The Partnership for Transparency Fund has received three grants in July 2011 totaling $2.5 million to intensify its efforts to fight corruption and promote accountable and transparent government in developing countries.
The Government of Japan, through its Japanese Social Development Fund, has awarded the PTF a grant of $1.9 million to support independent civil society monitoring of development projects funded by the World Bank in Bangladesh and Nepal. This will be the first time that World Bank-financed projects will be tracked by civil society organizations using funding from an independent agency, the PTF, rather than through the project budgets. The PTF will be working with the Manusher Jonno Foundation in Bangladesh and Helvetas Swiss Association for International Cooperation in Nepal to carry out the program during 2011-2014.
The World Bank approved a grant of $400,000 in July through the Development Grant Facility. It is the seventh, and final, grant from the DGF, which has provided more than $2.5 million to the PTF since 2004.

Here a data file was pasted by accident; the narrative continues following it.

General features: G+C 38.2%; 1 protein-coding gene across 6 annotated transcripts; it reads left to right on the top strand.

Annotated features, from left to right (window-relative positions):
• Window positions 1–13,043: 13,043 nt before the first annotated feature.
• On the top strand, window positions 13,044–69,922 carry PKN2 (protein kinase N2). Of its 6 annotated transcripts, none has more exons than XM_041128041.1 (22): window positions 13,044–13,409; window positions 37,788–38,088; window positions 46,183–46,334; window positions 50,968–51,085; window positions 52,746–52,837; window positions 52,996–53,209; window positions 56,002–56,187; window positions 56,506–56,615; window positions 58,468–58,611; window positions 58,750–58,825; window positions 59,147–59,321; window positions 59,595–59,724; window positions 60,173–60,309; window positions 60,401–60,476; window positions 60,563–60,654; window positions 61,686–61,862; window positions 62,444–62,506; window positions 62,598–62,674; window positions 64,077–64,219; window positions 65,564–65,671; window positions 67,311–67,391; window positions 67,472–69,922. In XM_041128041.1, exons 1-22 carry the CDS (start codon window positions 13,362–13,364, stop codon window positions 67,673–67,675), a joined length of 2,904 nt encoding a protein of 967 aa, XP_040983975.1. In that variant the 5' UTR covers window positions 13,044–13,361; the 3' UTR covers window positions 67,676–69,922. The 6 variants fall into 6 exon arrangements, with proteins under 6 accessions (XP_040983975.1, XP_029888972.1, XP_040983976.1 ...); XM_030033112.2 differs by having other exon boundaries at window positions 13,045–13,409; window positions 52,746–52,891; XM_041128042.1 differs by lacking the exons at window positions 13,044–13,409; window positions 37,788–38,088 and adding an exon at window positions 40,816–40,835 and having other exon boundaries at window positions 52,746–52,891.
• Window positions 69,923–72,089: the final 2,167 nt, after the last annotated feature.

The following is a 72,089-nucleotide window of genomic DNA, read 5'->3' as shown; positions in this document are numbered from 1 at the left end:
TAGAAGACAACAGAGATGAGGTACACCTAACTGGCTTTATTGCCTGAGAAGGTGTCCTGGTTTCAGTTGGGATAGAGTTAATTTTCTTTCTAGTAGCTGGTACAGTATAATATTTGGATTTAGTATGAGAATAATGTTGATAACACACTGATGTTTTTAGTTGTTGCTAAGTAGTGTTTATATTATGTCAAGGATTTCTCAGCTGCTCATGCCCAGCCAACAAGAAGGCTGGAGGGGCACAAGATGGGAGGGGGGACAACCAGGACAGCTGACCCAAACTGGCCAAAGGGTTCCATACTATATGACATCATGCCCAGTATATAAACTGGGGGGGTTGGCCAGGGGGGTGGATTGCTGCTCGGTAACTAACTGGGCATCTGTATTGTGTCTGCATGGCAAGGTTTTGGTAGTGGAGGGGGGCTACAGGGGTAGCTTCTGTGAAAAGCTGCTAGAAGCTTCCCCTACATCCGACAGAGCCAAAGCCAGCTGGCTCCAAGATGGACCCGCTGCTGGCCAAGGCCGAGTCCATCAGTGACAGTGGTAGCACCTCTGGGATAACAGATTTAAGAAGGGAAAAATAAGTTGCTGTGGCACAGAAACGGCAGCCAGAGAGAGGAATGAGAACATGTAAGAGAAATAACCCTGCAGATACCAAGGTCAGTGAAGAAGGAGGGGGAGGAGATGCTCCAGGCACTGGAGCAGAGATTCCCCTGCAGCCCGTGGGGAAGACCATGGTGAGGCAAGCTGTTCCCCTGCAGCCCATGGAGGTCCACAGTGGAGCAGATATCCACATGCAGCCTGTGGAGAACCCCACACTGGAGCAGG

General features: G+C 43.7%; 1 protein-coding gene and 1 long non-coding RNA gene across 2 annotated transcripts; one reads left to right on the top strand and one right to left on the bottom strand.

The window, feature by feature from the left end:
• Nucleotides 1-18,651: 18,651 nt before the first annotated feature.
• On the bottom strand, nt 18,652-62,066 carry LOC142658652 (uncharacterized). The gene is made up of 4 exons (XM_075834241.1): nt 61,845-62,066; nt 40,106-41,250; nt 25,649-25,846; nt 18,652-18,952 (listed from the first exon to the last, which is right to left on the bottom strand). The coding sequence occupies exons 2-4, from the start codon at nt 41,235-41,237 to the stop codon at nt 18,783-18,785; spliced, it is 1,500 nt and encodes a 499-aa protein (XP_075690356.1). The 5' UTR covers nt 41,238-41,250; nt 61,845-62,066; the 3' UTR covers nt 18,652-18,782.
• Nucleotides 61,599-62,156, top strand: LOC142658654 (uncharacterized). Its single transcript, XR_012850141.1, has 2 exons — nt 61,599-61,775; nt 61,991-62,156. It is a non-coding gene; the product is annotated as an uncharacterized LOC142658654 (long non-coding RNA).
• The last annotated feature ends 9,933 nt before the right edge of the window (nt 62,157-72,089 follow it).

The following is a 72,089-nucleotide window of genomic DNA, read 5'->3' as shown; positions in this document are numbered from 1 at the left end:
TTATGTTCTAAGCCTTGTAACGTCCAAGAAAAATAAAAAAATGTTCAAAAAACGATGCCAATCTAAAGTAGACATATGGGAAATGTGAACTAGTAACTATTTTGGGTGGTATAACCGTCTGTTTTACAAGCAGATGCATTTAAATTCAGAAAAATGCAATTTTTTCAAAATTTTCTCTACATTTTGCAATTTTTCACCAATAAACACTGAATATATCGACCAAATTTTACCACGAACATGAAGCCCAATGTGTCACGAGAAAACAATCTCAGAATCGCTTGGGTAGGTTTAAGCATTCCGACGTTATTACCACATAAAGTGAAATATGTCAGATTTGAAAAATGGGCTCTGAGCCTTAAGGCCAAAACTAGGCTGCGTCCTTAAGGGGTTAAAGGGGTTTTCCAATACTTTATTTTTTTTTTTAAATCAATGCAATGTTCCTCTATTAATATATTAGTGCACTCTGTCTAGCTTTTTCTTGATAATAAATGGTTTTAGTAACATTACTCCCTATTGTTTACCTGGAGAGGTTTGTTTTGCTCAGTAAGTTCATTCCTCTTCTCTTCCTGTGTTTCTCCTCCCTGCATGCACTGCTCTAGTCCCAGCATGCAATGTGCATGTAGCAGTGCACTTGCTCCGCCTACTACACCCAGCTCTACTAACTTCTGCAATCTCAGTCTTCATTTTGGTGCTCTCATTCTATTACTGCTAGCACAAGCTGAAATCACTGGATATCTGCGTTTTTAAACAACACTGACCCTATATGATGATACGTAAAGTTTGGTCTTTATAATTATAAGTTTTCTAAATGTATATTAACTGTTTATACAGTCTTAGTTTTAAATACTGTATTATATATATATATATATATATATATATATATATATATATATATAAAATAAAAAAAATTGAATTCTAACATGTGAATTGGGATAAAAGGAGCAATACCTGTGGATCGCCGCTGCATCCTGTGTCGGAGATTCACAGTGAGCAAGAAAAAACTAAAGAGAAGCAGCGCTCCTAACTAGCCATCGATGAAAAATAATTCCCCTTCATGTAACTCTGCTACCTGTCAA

The Overlook International Foundation of California has provided a three year grant of $300,000 to help build the management capability of the PTF as it continues to grow. The funds will focus on strengthening the PTF’s program, financial and records management systems, its communications and fundraising capability.
These new grants come on the heels of an independent evaluation of the PTF by the UK Department for International Development, which indicated that the PTF program “represents high value for money, impressive innovation and valuable support for civil society in fighting corruption…It is impressive in terms of impact, efficiency, sustainability and value for money.”
“These new grants demonstrate the continued confidence of the donor community in the PTF and recognition of the importance of citizen action in fighting corruption,” said Anabel Cruz, Board Chair of the PTF and Executive Director of the Instituto para Communicacion y Desorollo in Uruguay.
The PTF is currently supporting 48 projects in 25 countries with grants totaling $1.5 million.
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